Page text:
Igor Stravinsky: An Autobiography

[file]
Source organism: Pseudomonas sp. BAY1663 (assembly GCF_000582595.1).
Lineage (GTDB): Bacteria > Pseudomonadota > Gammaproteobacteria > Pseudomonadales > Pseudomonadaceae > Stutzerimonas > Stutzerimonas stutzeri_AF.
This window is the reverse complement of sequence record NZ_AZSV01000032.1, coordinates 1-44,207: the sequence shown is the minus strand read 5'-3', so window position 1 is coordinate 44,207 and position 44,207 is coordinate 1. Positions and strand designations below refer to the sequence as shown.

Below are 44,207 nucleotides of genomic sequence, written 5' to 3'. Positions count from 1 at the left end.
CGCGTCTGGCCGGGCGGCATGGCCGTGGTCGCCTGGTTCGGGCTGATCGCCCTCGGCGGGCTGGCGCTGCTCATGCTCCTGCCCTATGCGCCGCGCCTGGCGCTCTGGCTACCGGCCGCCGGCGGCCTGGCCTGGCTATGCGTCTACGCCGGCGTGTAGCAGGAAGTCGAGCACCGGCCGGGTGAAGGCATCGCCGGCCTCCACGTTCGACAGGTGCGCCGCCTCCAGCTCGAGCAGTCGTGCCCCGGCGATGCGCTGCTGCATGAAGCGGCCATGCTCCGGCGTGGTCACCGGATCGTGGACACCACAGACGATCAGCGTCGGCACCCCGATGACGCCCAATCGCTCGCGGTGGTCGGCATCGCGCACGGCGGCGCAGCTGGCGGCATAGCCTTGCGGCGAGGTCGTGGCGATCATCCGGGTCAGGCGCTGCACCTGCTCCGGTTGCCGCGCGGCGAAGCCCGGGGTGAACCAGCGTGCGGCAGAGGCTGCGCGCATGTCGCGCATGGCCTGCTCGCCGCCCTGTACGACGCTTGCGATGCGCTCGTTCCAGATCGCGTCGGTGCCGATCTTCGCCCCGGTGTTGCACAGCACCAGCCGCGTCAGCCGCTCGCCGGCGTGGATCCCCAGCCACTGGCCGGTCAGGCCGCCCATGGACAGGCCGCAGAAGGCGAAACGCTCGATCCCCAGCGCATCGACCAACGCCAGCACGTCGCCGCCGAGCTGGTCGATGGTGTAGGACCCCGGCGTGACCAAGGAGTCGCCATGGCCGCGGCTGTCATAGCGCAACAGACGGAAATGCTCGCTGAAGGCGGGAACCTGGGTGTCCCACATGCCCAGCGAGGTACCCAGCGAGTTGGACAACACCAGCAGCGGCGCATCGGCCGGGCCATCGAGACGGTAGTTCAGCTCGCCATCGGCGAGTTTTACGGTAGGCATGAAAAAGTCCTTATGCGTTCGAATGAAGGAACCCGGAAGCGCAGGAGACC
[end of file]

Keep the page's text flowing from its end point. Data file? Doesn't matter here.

IGOR STRAVINSKY An Autobiography Foreword ONE Development of the Composer 1 TWO Composer and Performer 87 CITY MO. PUBLIC 6870524 Foreword The aim of this volume is to set down a few recollections connected with various periods of my life. It is equally in tended for those interested in my music and in myself. Rather therefore, than a biography it will be a simple account of im portant events side by side with facts of minor consequence bothy however, have a certain significance for me, and I wish to relate them according to the dictates of my memory. Naturally I shall not be able to keep within the bounds of bare statement. As I call my recollections to mind, I shall necessarily be obliged to speak of my opinions, my tastes, my preferences, and my abhorrences. I am but too well aware of how much these feelings vary in the course of time. This is why I shall take great care not to confuse my present reactions with those experienced at other stages in my life. There are still further reasons which induce me to write this book. In numerous interviews I have given, my thoughts, my words, and even facts have often been disfigured to the extent of becoming absolutely unrecognizable. I therefore undertake this task today in order to present to the reader a true picture of myself, and to dissipate the accumulation of misunderstandings that has gathered about both my work and my person. ONE Development of the Composer I As memory reaches back along the vista of the years, the increasing distance adds to the difficulty of seeing clearly and choosing between those incidents which make a deep impres sion and those which, though perhaps more important in themselves, leave no trace, and in no wayinfluence ones development. Thus, one of my earliest memories of sound will seem somewhat odd. It was in the country, where my parents, like most peo ple of their class, spent the summer with their children. I can see it now. An enormous peasant seated on the stump of a tree. The sharp resinous tang of fresh-cut wood in my nos trils. The peasant simply clad in a short red shirt. His bare legs covered with reddish hair, on his feet birch sandals, on his head a mop of hair as thick and as red as his beard not a white hair, yet an old man. He was dumb, but he had a way of clicking his tongue very noisily, and the children were afraid of him. So was I. But curiosity used to triumph over fear. The children would gather round him. Then, to amuse them, he would begin to sing. This song was composed of two syllables, the only ones he could pronounce. They were devoid of any meaning, but he made them alternate with incredible dexterity in a very rapid tempo. He used to accompany this clucking in the fol lowing way pressing the palm of his right hand under hi left armpit, he would work his left arm with a rapid move ment, making it press on the right hand...
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